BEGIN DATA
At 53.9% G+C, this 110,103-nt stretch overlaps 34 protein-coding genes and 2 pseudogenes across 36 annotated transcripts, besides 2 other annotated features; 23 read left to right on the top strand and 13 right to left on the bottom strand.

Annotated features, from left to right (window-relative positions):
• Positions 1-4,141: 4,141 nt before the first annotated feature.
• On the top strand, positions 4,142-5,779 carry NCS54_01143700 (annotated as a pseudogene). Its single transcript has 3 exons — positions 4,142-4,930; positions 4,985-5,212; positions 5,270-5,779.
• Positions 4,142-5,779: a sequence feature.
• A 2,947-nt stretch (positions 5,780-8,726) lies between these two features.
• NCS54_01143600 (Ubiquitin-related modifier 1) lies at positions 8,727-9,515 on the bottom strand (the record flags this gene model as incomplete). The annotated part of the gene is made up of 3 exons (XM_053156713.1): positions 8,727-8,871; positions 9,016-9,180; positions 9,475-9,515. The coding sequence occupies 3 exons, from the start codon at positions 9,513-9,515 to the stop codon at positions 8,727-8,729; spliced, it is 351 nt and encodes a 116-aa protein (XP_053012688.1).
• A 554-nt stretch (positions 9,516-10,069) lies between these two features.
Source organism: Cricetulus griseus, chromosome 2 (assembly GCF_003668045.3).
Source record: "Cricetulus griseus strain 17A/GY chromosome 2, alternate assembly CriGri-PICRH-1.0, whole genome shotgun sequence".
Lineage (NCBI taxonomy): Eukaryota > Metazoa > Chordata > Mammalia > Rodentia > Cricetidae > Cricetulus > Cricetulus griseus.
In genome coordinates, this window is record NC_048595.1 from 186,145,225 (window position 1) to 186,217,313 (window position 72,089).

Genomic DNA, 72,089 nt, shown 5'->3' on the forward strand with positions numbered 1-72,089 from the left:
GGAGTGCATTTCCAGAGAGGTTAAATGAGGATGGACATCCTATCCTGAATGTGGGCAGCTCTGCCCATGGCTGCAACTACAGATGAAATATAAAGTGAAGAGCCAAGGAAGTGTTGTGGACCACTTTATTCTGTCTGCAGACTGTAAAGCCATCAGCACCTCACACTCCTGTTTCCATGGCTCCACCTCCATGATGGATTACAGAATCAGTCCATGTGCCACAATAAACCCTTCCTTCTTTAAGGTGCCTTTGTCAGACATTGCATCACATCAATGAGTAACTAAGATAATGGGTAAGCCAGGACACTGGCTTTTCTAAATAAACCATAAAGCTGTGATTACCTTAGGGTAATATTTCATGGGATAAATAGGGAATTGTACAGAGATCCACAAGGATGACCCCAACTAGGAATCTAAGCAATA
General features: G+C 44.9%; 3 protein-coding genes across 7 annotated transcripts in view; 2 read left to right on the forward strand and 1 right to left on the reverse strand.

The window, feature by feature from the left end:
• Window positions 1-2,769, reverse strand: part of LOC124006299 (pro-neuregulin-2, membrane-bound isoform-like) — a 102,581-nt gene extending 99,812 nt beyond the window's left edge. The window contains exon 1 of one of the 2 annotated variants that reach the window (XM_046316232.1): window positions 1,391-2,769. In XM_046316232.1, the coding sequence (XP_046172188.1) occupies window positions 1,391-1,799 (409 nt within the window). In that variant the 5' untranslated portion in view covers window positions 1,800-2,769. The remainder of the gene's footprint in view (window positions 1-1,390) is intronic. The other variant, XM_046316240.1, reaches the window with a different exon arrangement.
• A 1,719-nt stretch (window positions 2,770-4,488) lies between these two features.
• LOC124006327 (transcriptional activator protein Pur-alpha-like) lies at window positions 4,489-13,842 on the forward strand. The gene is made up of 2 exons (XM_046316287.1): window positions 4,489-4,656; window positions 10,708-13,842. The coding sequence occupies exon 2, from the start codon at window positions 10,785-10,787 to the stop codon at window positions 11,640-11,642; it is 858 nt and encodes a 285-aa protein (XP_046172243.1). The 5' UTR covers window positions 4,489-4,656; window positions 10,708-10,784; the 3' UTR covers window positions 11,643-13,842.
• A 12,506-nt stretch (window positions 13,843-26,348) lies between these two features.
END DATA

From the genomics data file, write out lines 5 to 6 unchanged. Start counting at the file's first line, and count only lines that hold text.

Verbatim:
• Positions 4,142-5,779: a sequence feature.
• A 2,947-nt stretch (positions 5,780-8,726) lies between these two features.